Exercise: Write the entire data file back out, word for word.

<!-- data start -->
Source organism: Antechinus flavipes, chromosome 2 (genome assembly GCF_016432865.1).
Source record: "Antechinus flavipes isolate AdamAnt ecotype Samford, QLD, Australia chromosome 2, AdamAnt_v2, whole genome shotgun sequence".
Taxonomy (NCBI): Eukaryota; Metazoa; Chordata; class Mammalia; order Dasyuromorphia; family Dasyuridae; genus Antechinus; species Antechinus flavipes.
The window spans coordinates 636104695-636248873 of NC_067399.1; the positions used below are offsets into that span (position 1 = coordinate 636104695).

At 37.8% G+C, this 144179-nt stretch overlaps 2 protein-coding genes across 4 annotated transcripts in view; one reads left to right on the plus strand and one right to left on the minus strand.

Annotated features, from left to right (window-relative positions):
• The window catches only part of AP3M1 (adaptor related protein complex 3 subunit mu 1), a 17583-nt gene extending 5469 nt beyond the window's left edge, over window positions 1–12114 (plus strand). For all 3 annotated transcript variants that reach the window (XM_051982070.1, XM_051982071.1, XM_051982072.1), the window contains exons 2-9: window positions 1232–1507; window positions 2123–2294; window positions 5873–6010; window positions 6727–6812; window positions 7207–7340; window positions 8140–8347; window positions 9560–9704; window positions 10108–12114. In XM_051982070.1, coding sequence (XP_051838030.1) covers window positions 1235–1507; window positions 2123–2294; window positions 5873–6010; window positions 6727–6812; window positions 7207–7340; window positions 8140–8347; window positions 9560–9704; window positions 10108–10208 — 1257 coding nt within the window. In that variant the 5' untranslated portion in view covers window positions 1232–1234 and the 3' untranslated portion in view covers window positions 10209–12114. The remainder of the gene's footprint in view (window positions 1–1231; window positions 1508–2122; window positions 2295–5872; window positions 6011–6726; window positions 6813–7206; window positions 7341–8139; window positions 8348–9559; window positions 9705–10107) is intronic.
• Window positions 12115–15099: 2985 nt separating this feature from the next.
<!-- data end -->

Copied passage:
Source organism: Antechinus flavipes, chromosome 2 (genome assembly GCF_016432865.1).
Source record: "Antechinus flavipes isolate AdamAnt ecotype Samford, QLD, Australia chromosome 2, AdamAnt_v2, whole genome shotgun sequence".
Taxonomy (NCBI): Eukaryota; Metazoa; Chordata; class Mammalia; order Dasyuromorphia; family Dasyuridae; genus Antechinus; species Antechinus flavipes.
The window spans coordinates 636104695-636248873 of NC_067399.1; the positions used below are offsets into that span (position 1 = coordinate 636104695).

At 37.8% G+C, this 144179-nt stretch overlaps 2 protein-coding genes across 4 annotated transcripts in view; one reads left to right on the plus strand and one right to left on the minus strand.

Annotated features, from left to right (window-relative positions):
• The window catches only part of AP3M1 (adaptor related protein complex 3 subunit mu 1), a 17583-nt gene extending 5469 nt beyond the window's left edge, over window positions 1–12114 (plus strand). For all 3 annotated transcript variants that reach the window (XM_051982070.1, XM_051982071.1, XM_051982072.1), the window contains exons 2-9: window positions 1232–1507; window positions 2123–2294; window positions 5873–6010; window positions 6727–6812; window positions 7207–7340; window positions 8140–8347; window positions 9560–9704; window positions 10108–12114. In XM_051982070.1, coding sequence (XP_051838030.1) covers window positions 1235–1507; window positions 2123–2294; window positions 5873–6010; window positions 6727–6812; window positions 7207–7340; window positions 8140–8347; window positions 9560–9704; window positions 10108–10208 — 1257 coding nt within the window. In that variant the 5' untranslated portion in view covers window positions 1232–1234 and the 3' untranslated portion in view covers window positions 10209–12114. The remainder of the gene's footprint in view (window positions 1–1231; window positions 1508–2122; window positions 2295–5872; window positions 6011–6726; window positions 6813–7206; window positions 7341–8139; window positions 8348–9559; window positions 9705–10107) is intronic.
• Window positions 12115–15099: 2985 nt separating this feature from the next.